The subscribers of Reliance Jio will now have to pay for voice calls made to subscribers of Airtel, Vodafone and BSNL, thanks to regulatory uncertainty created by the Telecom Regulatory Authority of India (TRAI).
The regulator recently issued a consultation paper reviewing its decision to move to a zero Interconnect Usage Charge (IUC) regime. This, Jio says, has now pushed it to pass on IUC of 6 paise per minute to its subscribers.
“…The consultation paper has created regulatory uncertainty and therefore Jio has been compelled, most reluctantly and unavoidably, to recover this regulatory charge of 6 paise per minute for all off-net mobile voice calls so long as IUC charges exist,” the company said in a statement.
For long, incumbent operators have exploited the IUC regime – as it only applies to spectrum-inefficient packet-switched calls – and charged a very high price of Re 2 per minute from their subscribers. Now, TRAI’s decision has effectively increased tariffs for all lower-income subscribers, while the rich will continue enjoying 4G data services at low tariffs.
“This is anti-consumer. By encouraging telecom operators to provide low quality services (2G) to poor subscribers at high price, TRAI has set a wrong trend,” said a former member Telecom Commission.
‘IUC’ is a technical term for the price that a telecom operator (from where the call originates) pays another to terminate a call. Currently, the IUC is 6 paise per minute. So, for example, if a Jio subscriber calls a Vodafone subscriber, then Jio will pay at the rate of 6 paise per minute to Vodafone.
In September 2017, the regulator announced a new IUC regime, wherein the charge would be reduced to zero in two phases. First, it reduced IUC to 6 paise from the earlier 14 paise per minute. In the second phase, which would start from January 2020, it would be reduced to zero paise and effectively abolished.
However, last month, TRAI appeared to flip-flop, issuing a consultation paper that reviewed its 2017 diktat.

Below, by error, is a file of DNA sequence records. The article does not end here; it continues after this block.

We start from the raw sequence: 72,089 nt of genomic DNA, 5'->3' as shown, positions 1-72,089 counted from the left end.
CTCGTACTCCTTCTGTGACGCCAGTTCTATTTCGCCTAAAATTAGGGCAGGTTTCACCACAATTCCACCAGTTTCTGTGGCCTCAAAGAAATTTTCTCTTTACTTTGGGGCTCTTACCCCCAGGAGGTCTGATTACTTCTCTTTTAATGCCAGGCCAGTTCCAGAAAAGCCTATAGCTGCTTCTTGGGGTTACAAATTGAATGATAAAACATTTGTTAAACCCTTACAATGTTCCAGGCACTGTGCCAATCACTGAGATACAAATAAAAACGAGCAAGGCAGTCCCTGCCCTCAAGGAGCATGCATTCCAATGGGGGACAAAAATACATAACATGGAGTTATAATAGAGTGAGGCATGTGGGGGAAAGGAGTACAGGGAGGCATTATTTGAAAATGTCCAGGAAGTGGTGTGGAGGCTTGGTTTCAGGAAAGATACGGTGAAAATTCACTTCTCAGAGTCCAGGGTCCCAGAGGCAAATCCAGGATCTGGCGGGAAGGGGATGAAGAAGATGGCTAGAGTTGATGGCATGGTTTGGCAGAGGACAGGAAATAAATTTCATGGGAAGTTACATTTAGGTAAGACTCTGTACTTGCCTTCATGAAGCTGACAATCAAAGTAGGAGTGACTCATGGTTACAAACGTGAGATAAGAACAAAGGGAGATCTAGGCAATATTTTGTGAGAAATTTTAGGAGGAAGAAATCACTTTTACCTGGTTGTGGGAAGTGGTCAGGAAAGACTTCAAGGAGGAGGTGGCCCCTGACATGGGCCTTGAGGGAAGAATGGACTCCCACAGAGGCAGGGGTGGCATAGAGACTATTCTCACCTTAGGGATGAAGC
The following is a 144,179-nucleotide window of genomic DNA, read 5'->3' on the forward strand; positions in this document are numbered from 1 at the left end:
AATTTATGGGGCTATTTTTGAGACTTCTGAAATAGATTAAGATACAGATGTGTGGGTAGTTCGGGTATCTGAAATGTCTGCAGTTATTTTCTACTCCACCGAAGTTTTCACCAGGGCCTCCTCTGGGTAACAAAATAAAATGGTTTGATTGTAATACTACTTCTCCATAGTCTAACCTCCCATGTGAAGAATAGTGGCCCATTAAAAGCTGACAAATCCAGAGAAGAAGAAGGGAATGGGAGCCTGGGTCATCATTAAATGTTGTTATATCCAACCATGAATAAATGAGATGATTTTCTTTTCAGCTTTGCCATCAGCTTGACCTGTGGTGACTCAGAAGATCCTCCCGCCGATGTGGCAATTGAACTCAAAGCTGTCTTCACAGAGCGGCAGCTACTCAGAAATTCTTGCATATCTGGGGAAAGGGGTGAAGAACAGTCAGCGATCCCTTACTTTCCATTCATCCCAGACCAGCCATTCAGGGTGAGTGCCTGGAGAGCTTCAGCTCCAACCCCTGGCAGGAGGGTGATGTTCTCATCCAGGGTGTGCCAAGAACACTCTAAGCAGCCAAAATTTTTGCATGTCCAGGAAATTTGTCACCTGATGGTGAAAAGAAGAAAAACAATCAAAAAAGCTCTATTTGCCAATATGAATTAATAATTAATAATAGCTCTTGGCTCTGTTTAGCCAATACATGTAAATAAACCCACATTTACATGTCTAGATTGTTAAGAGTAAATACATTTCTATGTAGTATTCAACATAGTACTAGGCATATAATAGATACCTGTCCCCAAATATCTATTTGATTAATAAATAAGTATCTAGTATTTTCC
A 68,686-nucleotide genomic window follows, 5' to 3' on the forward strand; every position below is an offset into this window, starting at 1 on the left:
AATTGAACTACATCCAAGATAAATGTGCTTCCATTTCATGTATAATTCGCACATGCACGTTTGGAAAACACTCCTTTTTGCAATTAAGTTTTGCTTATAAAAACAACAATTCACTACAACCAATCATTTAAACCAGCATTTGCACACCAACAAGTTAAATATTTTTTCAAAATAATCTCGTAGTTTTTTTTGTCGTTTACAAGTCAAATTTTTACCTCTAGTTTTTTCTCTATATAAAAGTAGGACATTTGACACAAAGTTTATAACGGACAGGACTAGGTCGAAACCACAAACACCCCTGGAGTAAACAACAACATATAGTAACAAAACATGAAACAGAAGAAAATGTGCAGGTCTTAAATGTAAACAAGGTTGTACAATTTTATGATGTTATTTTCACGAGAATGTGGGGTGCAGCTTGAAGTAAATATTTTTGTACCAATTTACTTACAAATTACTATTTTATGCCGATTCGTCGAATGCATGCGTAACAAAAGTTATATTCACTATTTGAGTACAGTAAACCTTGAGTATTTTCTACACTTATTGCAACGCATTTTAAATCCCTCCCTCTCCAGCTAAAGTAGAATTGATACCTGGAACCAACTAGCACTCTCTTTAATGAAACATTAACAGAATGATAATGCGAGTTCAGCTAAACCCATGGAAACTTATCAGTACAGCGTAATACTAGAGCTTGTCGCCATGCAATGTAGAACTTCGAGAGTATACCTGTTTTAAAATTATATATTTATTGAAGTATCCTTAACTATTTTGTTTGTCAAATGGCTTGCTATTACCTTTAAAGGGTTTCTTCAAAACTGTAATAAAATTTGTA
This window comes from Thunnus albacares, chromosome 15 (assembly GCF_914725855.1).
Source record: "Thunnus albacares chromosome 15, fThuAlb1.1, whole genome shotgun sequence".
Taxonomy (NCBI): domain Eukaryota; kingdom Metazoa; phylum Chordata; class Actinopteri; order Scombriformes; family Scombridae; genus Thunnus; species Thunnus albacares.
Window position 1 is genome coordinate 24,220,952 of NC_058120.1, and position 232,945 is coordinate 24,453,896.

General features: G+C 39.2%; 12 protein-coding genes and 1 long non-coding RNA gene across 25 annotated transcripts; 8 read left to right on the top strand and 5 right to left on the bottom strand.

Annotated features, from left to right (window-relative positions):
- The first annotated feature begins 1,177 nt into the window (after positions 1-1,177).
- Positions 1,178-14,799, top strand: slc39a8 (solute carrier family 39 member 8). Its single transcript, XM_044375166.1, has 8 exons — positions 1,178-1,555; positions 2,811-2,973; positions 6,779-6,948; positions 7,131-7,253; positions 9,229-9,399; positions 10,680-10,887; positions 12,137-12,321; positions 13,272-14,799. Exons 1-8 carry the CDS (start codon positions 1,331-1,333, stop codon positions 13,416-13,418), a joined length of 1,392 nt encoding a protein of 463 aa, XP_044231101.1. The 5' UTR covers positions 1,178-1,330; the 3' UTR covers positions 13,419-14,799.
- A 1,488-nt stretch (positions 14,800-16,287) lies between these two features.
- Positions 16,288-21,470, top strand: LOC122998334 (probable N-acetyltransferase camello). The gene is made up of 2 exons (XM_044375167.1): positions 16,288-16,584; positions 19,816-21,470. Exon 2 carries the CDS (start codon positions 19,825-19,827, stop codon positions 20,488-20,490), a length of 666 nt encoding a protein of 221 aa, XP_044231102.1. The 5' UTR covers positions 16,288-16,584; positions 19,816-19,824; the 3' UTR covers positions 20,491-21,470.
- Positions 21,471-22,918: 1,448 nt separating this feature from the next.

“Relying on the repeated stance of TRAI and the amendment already made to the regulations reducing the IUC to Zero, Jio continued to pay IUC from its own resources to Airtel and Vodafone-Idea etc. while offering free voice to its customers. So far, in the last three years Jio has paid nearly Rs.13,500 crore as NET IUC charges to the other operators,” said Jio in the statement.
Jio said the 6 paisa charge will remain in place till the time telecom operators are required to pay rivals for mobile phone calls made by their users to other operators’ network.
These charges are not applicable on calls made by Jio users to other Jio phones and to landline phones and calls made using WhatsApp, FaceTime and other such platforms. Incoming calls from all networks will continue to be free. To compensate for the increased charges, the company has said it will compensate users by giving free data of equal value.
|IUC Top-Up Voucher Amount (Rs)||IUC Minutes
|Free Data Entitlement (GB)|
Currently, Jio subscribers pay for only data, while voice is free.
“Unfortunately, after the above order in 2017, while the incumbent operators reduced voice tariffs for their 4G customers, they continued to charge exorbitant tariffs to their 35-40 crore 2G customers, and in fact increased the tariffs for voice calls to around Rs. 1.50/ minute. They also charge a minimum of Rs 500/GB for data from their 2G customers,” said Jio.
“The price differential of free voice on Jio network and exorbitantly high tariffs on 2G networks causes the 35-40 crore 2G customers of Airtel and Vodafone-Idea to give missed calls to Jio customers. Jio network receives 25 to 30 crore missed calls on a daily basis.”
By continuing with IUC regime, TRAI is effectively incentivising incumbent telecom operators to keep providing outdated 2G services and avoid shifting to full VoLTE 4G networks. Instead of investing on upgrading their networks, it makes business sense for incumbent operators to keep tariffs high for lower-income subscribers so that they give a missed call whenever they want to talk to someone. On receiving a missed call, a subscriber at competitor’s network would call them back, thus generating revenue for the incumbent operator.
Thus, incumbent operators generate revenue at the rate of 6 paise per minute on calls terminating on their depreciated 2G networks. This strategy seems to be paying for the incumbent operators.
As of June 2019, 63% of Airtel customers were non-broadband customers, while 71% of Vodafone customers were non-broadband. These are the customers that pay on the basis of per minute call. They are the source of incoming calls.